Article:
I think that I have learned because of this seeing the fact that it’s not my fault has allowed me to be a little bit kinder to myself and a little bit sort of more understanding of people who don’t understand my mental health or my obesity. It’s a work in progress. I’m still not 100% there, but at least I’m aware it’s not my fault.

Now, I think that’s actually so true. We assume, don’t we? We assume in our own mind that perhaps people are thinking this of us, are thinking ill of us. And it’s very easy to assume when you’re in that low, when you’re down on yourself.

And that kind of brings me to kind of the last question as we’ve only got a few minutes left. And as I look at how do you, if you are somebody who is struggling with their mental health at the moment or has a mental health illness, how do you, when you’re at that depth of despair, kind of open the conversation? How do you speak around mental health? How do you talk openly about it? And really, how do you set the scene? So Solveig, I’m going to jump to yourself because I know I could go on about this with my own three children and some of the conversations that we’ve tried to have and how they have and haven’t worked. But considering your own mental health and being a mom, what would be your guidance for other parents out there to open that conversation? First of all, listen to your children.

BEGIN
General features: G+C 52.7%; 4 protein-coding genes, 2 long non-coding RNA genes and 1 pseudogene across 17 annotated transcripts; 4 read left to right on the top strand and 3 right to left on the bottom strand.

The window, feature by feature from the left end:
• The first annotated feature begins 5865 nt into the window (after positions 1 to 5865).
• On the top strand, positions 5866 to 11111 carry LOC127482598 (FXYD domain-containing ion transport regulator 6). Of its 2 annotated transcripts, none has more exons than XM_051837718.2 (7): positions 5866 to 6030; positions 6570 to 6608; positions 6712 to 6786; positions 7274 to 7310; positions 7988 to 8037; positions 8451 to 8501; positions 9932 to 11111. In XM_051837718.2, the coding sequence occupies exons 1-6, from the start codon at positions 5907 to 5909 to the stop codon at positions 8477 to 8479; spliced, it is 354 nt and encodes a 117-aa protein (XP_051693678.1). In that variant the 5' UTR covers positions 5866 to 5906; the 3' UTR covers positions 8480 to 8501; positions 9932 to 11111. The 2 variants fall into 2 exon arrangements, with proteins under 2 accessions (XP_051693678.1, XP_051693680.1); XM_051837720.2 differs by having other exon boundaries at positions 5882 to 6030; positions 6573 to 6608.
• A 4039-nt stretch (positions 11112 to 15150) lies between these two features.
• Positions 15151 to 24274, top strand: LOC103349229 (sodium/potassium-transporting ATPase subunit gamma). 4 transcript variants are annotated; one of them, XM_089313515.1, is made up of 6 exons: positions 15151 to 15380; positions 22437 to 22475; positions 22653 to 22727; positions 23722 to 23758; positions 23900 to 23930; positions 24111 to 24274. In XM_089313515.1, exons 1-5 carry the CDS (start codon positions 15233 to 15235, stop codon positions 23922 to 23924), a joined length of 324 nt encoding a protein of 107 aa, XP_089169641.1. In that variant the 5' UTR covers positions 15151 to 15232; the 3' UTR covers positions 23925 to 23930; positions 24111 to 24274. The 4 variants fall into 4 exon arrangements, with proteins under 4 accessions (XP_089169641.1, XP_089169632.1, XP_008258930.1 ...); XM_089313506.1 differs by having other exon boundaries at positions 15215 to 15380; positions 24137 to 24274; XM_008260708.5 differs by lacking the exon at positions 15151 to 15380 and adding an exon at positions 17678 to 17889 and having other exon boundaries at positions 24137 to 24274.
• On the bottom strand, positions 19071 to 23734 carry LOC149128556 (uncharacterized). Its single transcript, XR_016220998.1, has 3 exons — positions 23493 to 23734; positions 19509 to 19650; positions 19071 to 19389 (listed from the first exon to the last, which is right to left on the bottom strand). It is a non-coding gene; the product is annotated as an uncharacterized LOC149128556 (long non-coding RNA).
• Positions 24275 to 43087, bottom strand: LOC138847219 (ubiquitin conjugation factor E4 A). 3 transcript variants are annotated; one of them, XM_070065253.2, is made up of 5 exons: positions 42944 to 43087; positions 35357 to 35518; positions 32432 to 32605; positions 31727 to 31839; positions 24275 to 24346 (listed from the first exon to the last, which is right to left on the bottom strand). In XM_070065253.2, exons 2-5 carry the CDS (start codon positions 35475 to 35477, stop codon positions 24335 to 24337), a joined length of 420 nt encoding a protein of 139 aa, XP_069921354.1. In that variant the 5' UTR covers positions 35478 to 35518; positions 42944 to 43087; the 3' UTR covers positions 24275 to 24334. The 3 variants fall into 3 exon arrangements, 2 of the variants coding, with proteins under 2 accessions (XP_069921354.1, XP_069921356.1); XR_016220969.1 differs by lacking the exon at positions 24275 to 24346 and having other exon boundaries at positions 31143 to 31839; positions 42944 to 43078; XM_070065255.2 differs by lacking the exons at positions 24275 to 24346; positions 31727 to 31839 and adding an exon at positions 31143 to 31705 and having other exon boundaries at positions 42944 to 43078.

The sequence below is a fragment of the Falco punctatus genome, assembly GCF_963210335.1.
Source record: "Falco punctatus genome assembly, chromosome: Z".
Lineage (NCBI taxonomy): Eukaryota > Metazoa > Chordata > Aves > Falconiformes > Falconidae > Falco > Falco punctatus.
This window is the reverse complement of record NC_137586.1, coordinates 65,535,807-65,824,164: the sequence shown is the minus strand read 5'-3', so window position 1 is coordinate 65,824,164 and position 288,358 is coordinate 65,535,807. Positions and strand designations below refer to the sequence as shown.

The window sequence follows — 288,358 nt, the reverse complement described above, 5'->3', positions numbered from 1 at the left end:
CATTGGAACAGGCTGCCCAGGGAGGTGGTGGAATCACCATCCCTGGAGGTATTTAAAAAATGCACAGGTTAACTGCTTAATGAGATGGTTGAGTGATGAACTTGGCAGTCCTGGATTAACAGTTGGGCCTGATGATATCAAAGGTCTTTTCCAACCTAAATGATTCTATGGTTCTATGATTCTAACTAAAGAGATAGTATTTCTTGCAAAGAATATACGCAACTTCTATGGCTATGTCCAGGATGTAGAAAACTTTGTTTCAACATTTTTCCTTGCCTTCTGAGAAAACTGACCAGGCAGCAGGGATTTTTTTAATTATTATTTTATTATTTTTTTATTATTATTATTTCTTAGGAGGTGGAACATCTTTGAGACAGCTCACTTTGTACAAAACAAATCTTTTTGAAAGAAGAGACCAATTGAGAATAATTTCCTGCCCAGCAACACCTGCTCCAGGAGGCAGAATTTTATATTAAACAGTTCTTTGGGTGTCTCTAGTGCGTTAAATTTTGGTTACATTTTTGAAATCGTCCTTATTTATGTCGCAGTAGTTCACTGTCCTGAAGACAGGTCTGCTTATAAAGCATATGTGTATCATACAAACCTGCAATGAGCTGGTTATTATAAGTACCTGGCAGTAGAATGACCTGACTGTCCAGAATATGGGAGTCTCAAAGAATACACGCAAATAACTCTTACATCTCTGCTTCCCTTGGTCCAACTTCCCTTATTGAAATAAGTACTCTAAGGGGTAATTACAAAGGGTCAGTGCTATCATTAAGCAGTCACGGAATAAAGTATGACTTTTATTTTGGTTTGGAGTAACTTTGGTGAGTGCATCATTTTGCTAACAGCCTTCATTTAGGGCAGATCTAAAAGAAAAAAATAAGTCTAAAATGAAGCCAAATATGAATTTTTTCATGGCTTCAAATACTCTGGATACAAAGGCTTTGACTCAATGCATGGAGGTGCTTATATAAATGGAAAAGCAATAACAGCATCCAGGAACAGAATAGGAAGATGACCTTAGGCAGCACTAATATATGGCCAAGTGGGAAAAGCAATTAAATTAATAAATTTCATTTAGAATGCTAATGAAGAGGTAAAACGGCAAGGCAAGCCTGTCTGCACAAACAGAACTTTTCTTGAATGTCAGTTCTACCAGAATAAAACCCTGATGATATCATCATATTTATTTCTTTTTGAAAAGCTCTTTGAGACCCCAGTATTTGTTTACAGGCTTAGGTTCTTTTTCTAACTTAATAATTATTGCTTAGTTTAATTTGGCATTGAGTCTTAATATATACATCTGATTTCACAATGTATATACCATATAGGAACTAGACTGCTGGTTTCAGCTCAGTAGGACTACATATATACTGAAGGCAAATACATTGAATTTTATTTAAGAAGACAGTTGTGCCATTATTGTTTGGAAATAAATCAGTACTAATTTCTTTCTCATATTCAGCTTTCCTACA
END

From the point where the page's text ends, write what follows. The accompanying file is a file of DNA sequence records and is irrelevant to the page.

Don’t assume, don’t judge, listen and show some empathy. This is so important because we can tell them what to do and we can tell them again and again and again. And that’s our opinion and our thoughts.

But what is your child? What does your child need? Does it need proper support or does it just need a hug? But I would always say seek the right help. It took me actually quite a few years to get the right help for my children. And that is okay.

It’s not being a failure. It’s not being a failure as a mom. And this is important because I know that many parents who have children with mental health illness, they are, first of all, afraid and ashamed.

And we don’t have to. We’re doing our best. No, we’re definitely doing our best, all of us.